His 14-year-old son is the first eighth-generation member of Touro Synagogue, one of the oldest Jewish congregations in the U.S.
Dr. Edward Horowitz
Dr. Edward Horowitz is an associate professor in the School of Communication at Cleveland State University, where he has taught since 2004. Dr. Horowitz teaches classes in journalism, political communication, communication technology, international communication, mass media effects, and mass media history. For 10 years he was the faculty advisor to Cleveland State’s weekly student newspaper, The Cauldron. He also is head of the university’s Polish Studies Initiative where he organizes lectures and presentations about Polish culture and current events, as well as bringing in professors from Poland to teach at CSU.
Deborah Kalb is a writer, editor, and book blogger. She spent about two decades working as a journalist in Washington, D.C., for a variety of news organizations. Her book blog, Book Q&As with Deborah Kalb, which she started in 2012, features hundreds of interviews she has conducted with a wide variety of authors. She is the author of several books for children and adult.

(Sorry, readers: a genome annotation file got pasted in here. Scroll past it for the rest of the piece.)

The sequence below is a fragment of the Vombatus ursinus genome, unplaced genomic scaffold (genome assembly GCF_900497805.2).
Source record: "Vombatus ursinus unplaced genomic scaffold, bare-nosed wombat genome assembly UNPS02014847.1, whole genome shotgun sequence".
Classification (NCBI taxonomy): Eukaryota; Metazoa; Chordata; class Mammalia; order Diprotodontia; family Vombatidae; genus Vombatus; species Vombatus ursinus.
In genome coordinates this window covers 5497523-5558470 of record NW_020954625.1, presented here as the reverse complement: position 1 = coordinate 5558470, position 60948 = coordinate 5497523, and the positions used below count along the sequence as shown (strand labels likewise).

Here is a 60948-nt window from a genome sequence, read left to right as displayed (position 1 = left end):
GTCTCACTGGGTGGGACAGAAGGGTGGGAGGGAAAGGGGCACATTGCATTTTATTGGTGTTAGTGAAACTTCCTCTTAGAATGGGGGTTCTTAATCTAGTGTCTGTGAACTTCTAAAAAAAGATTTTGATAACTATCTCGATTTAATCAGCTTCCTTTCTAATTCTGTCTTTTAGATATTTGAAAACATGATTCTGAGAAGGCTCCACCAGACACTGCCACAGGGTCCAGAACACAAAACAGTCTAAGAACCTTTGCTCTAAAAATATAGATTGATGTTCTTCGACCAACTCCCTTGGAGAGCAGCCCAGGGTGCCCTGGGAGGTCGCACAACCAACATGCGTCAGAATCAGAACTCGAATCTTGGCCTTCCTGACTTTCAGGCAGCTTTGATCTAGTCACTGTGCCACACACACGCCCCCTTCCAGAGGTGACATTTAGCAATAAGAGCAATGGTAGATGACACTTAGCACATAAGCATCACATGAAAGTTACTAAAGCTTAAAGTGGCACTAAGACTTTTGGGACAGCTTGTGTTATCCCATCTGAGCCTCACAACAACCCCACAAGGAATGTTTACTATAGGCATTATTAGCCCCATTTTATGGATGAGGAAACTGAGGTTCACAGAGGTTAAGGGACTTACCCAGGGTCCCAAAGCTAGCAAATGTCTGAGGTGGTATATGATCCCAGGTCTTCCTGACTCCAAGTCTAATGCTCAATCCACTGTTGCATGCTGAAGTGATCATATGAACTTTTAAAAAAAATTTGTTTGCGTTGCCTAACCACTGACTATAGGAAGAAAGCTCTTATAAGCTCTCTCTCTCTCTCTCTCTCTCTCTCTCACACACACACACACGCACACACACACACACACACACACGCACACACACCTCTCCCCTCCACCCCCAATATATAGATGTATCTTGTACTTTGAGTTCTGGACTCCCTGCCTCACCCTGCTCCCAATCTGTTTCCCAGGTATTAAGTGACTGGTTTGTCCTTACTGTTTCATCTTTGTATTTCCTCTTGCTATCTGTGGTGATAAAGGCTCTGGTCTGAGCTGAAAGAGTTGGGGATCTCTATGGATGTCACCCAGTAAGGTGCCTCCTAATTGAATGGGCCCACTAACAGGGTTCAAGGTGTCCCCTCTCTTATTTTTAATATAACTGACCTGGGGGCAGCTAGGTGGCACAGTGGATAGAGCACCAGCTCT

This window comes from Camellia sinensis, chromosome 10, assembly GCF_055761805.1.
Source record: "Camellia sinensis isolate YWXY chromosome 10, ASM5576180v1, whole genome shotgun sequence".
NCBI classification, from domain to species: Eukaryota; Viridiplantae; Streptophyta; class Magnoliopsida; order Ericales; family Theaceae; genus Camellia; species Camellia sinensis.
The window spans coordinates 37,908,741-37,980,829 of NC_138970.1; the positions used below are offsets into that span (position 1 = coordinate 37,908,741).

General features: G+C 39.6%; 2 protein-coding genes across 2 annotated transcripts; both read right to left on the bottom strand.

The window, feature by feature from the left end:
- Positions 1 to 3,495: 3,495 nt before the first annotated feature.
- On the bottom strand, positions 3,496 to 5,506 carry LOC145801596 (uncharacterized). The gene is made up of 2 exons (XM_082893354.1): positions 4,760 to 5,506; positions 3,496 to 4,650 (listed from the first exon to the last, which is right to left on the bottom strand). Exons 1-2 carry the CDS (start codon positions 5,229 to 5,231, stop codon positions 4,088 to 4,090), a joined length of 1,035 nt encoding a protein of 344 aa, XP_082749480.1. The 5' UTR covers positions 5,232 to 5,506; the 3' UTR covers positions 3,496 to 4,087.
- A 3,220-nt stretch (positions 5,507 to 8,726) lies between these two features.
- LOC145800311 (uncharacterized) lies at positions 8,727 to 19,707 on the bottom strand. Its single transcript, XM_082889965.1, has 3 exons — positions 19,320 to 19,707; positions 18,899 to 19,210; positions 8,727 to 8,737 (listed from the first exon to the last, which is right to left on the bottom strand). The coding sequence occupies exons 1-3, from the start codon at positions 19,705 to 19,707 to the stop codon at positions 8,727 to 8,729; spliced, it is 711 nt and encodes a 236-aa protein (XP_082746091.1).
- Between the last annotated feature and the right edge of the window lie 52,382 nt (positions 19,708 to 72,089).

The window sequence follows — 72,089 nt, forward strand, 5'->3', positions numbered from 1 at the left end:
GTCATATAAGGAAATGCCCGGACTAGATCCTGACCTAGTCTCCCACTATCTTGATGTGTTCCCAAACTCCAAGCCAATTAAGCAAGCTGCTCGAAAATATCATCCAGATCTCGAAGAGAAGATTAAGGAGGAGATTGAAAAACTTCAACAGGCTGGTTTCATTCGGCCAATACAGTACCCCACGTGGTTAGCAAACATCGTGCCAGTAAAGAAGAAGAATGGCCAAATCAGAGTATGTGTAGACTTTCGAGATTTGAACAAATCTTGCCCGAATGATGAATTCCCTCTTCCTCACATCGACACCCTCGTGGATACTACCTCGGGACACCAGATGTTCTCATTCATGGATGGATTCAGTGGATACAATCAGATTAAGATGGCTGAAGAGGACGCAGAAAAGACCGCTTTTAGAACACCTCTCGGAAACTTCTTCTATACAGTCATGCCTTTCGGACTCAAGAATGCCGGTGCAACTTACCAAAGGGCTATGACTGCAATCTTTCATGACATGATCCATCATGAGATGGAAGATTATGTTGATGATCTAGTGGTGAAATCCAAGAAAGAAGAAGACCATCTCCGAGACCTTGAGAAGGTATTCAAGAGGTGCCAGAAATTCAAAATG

Craig S. Karpel
Craig S. Karpel is an award-winning journalist whose work has appeared in such publications as Esquire, Harper’s Magazine, The New Republic, The New York Times, The Village Voice, New York, National Review, and The Wall Street Journal. He has interviewed such figures as Moshe Arens, Benjamin Netanyahu, Shimon Peres, Yitzhak Rabin, Yitzhak Shamir, Natan Sharansky, Ariel Sharon, and Moshe Ya’alon. His articles have been published in such periodicals as Baltimore Jewish Times, Hadassah Magazine, AMIT Magazine, B’nai B’rith Magazine, The American Zionist,Sh’ma Journal: A Journal of Jewish Ideas, The Jewish Digest, and Ma’ariv. He was privileged to count among his friends Louis H. Rapoport (1942-1991), the distinguished journalist, author, and senior editor of The Jerusalem Post in whose memory the Louis Rapoport Awards for Excellence in Commentary are awarded annually in the Simon Rockower Competition for Excellence in Jewish Journalism. He is a graduate of Columbia University, New York.